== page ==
Ellington takes on new role at Central Christian

Ellington takes on new role at Central Christian

Kristan Ellington


Last year Kristan Ellington worked as the kindergarten teacher at Central Christian under a one-year contract. They thought they would lose her once it was up.

Then she received a call from Central principal Craig Martin. “We found a way we could keep you,” Martin told her.

It won’t be in the same role, but Ellington has been hired as the new intervention specialist at the Kidron school.

Martin explained the intervention specialist position to her and how they would have some students coming in the 2021-22 school year with Individualized Education Programs. When she talked about the job opening to her husband, Matt, he said, “Special ed is your place.”

Ellington taught a year in Chicago at a private school for autism, followed by two years at Dalton and then online schooling for 11 years.

Last year at Central was her first year back in the classroom. Teaching with a mask on, she realized she would need to be extra expressive to keep the students’ attention.

“You felt like you were putting on a Broadway production every day,” she said. “I tried to be so animated in my voice, in my inflection, in my face. I would jump around the room and even do cartwheels. You give your whole self. So some days it’s harder. You come home, and you’re tired because you’ve given 110% all day.”

In her new position, she will work especially with students with IEPs. This program was formed to make sure children with identified disabilities can receive specialized instruction.

“The goal is inclusion and to have students integrated in the classroom at all times,” Ellington said. “So I will be going into the classrooms and know what the teachers are doing, know what the lesson is going to be, and then specifically help the students that have an IEP so that they have access to the general education curriculum but with the supports that they need. I’ll get to know all the (elementary) students and all the classes.

“I like to help kids who think a little bit differently. I think probably the best part of it is just the problem-solving it requires to help everyone reach their fullest potential.”

Lisa Bischoff, another fellow elementary teacher, said, “(Kristan) embraces challenges and is not afraid to learn something new.”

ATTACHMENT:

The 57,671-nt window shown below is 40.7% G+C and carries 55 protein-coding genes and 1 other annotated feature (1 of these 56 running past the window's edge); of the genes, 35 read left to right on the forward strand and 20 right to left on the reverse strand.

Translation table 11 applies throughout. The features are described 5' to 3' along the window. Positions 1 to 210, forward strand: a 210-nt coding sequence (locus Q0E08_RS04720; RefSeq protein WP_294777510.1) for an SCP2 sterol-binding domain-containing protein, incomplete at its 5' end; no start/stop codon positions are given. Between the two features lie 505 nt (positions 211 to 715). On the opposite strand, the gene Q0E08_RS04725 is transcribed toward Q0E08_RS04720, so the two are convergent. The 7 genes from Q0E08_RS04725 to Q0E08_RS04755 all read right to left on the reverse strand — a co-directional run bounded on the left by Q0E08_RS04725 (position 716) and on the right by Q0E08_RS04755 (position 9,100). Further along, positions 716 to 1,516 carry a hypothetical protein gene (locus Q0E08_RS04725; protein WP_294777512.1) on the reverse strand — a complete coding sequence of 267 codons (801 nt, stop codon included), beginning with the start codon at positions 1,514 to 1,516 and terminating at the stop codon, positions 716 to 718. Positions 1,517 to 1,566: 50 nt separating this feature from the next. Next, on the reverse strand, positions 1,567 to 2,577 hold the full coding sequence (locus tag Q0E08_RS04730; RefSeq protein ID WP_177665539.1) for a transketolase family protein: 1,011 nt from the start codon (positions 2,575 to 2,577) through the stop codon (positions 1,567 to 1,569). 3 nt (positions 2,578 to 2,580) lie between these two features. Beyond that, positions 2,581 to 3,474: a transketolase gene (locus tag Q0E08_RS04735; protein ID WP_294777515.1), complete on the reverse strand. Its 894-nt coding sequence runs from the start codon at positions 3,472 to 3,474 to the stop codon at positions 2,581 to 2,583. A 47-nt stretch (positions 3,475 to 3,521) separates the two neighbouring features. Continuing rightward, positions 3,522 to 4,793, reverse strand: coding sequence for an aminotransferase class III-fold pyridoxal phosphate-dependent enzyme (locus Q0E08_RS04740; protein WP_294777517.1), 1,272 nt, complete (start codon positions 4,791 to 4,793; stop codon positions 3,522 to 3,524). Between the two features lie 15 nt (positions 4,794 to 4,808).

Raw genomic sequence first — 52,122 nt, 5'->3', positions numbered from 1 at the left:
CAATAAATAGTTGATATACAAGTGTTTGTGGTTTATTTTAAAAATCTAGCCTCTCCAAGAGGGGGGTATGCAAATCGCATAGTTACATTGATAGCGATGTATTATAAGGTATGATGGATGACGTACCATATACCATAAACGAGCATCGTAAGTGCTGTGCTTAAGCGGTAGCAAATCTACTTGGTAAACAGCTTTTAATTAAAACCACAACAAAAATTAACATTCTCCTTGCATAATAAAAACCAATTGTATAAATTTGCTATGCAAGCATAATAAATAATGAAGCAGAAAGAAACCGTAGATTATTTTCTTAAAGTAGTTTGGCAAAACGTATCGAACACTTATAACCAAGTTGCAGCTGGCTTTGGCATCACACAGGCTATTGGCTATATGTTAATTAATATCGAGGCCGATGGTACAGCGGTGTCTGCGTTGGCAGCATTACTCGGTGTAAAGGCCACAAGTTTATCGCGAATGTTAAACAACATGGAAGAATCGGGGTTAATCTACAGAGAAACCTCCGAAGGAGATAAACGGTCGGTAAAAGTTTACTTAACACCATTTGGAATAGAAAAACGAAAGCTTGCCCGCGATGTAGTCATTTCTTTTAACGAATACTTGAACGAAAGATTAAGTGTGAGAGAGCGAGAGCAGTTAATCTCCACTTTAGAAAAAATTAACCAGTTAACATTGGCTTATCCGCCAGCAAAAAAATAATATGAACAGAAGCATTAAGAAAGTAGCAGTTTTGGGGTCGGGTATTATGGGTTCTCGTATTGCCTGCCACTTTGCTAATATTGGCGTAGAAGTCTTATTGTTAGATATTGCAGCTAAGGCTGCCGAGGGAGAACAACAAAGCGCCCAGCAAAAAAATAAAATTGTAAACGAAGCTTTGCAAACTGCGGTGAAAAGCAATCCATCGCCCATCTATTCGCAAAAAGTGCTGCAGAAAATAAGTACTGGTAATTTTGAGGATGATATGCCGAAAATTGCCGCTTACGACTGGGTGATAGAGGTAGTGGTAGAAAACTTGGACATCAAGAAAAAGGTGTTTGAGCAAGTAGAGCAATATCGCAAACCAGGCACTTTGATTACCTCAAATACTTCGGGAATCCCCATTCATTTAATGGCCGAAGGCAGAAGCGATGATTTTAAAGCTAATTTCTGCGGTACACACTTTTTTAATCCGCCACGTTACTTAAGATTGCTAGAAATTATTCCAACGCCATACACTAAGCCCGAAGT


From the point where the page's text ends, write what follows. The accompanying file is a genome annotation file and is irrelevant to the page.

When Ellington had COVID-19 last year, she taught virtually while quarantined. To keep things interesting, she made a Flip Grid video of herself being Mrs. Wellington, Mrs. Ellington’s sister, since Mrs. Ellington was sick. Her husband sat behind her and made it look like his hands were hers while she explained in a funny accent how to fold paper to make a fox. Some of the kindergartners knew it was her; others were convinced there actually was a Mrs. Wellington.

“Some of them still think Mrs. Wellington is out there; most of them know the truth,” Ellington said.

Ellington’s children attend Central too. One thing she appreciates about the school is the staff. “To know that the teachers care about them and their academic well-being but also their spiritual well-being means so much,” she said.

The staff have weekly devotions, and the teachers have daily devotions with the kids. Last year in the Heart of Central program, all the juniors and seniors read to the kindergarten and first-grade students.

“All being in one building, I can look down the hall and see the high school kids and the middle school kids, and there is just a natural curiosity the younger ones have watching the older ones,” Ellington said.

Even this past year when Central went through some major stressors, the staff stayed unified. “That’s what I wish the parents would’ve been able to see,” Ellington said. “I love the unpredictable nature (of kids) and just the life-giving energy they give just from being kids.”

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